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With the promise of a visually beautiful online experience and the unique ability of flight enticing me into its world, Aion: Tower of Eternity looked like it could be the MMORPG to bring me back into the fold after a two year absence. Unfortunately the excruciating banality of the first 25 levels meant that any promise of uniqueness was crushed under exasperation and boredom.
There was something magical about hearing the hype regarding Aion: Tower of Eternity. Its success in Asia and the distinct visual style evident in trailers and screenshots gave me the same buzz I experienced when waiting for Lord of The Rings Online (LOTRO) to release.
Itís that game which set the standard for MMORPGs in my mind. The balance of strong story-based quests and the right mix of additive game mechanics meant I came away with the same feelings a single-player RPG would elicit.
My first impressions of Aion were not great - the initial cut-scenes were immediately confusing and the story-based dialogue and quest structure left a lot to be desired.
But my first impressions of Aion were not great - the initial cut-scenes were immediately confusing and the story-based dialogue and quest structure left a lot to be desired. When it wasnít descending to generic fantasy trope #3 it was being nonsensical and doing its best to muddy the narrative completely.
Granted, the visual appeal of Aion is amazing and I was constantly amazed at how wonderful the world looked; whether I was gallivanting in the Elyos opening area with its oversized exotic creatures and verdant landscapes; or questing in the Asmodian areas with their dark and bleak scenery - the game is a beautiful spectacle of light and nature. But this visual feast really covered up the painfully dull start I experienced with both races. Not only was the story lacklustre, but the simple process of levelling up a character took far too long even with the bonus XP amulet I was given at the beginning of the game.
I'm no stranger to the grind in MMOs or RPGs, but where other games wrap interesting story or engaging narrative around these game mechanics, Aion doesn't seem to even try. I'm the type of gamer who reads all the quest logs and information about the world so I can get fully ensconced it its lore and setting. That's what I loved about LOTRO so much - that the developers respected the source material and put so much of that into the game. Aion obviously doesn't have that rich heritage, but even other original MMOs like Free Realms or Fallen Earth have a far superior atmosphere and quest structure than what I experienced here. Sometimes it felt as if it was down to poor translation, other times it felt like the original developers idn't have the time to make it the story interesting.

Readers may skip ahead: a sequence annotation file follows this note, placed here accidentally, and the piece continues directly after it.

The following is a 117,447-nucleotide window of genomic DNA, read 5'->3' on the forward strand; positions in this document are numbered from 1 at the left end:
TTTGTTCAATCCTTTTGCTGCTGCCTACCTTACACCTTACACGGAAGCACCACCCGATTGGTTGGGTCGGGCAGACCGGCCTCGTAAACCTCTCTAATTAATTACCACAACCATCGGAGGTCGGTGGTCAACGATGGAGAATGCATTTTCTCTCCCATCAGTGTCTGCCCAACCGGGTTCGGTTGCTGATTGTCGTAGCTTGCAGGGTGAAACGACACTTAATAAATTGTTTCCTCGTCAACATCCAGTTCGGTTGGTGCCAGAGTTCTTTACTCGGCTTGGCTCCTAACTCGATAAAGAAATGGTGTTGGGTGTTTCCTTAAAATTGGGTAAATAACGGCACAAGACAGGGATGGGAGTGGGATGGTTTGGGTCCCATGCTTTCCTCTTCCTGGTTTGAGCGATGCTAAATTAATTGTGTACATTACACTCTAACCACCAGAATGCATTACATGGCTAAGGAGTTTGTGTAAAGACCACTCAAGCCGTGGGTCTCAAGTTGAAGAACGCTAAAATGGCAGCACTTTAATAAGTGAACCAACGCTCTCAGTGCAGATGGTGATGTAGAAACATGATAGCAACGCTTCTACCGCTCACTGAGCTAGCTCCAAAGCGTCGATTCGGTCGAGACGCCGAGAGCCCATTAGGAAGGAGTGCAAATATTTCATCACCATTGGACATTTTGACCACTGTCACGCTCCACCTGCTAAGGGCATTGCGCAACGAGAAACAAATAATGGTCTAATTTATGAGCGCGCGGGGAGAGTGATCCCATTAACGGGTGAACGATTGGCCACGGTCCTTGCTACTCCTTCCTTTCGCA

I'm no stranger to the grind in MMOs or RPGs, but where other games wrap interesting story or engaging narrative around these game mechanics, Aion doesn't seem to even try.
It certainly doesn't help when you quickly run out of quests and are left with the hideous process of killing environmental creatures until you pass a certain level cap. Levelling up in Aion is some of the most soulless gaming I have ever experienced - akin to playing Hannah Montana: The Movie just for the Xbox 360 Gamerscore points.
Aion is not without its interesting additions though, and the inclusion of mini cut-scenes for plot-central quests is a nice touch. It gave me the feeling that what I did in the world mattered a little more than usual and itís a neat way to bring in some solid narrative into an MMO game.
The biggest draw of the game for me was the addition of winged flight after reaching level ten. Having gone through many hours of grind this carrot was all that kept me going. The chance for my character to ascend was an awesome thought and the possibilities of aerial combat gave me hope that Aion could still draw a unique rabbit out of its dusty old hat.
Aion is not without its interesting additions though, and the inclusion of mini cut-scenes for plot-central quests is a nice touch.
Again I was disappointed. Not because of the visual drama that the cut-scene evoked - if anything I thought this marked a change in the game's narrative for the better and I actually started to feel interested in the world and the direction the game was going in. It was the technical restrictions that applied to this event that really soured my mood. I didn't expect to be able to fly all the time but the small limit that the game introduced felt completely arbitrary. There's no fun and no joy to be had from such a restricted feature, especially when the crux of the game is built on its inclusion. The real freedom I was hoping for didnít come until level 25 when you enter the Abyss. Here the restrictions on flight are lifted but to be quite honest, by the time I had struggled to that stage I was sick of Aion and all it represented.
I'm aware that most people use MMOs as glorified chat-rooms or social hang-outs, but there are many other games that don't feel like so much hard work and actually reward you for putting over 25 hours of your time in. The unique pull of Aion with its visuals and aerial combat feels completely false to me now - the plot and world are muddled and I rarely felt as if I was travelling along a well-thought out path that had care or attention lavished on it.
Aion seems to sit uneasily between Eastern and Western design philosophy with its harsh levelling procedures and dull quest structures. None of its visual splendour can hide the fact that its poor storytelling and boring narrative are at the heart of its gameplay. I went into this game hoping to be inspired, but after twenty-five hours of play I feel more discouraged about the MMO genre and what it can deliver than ever before.
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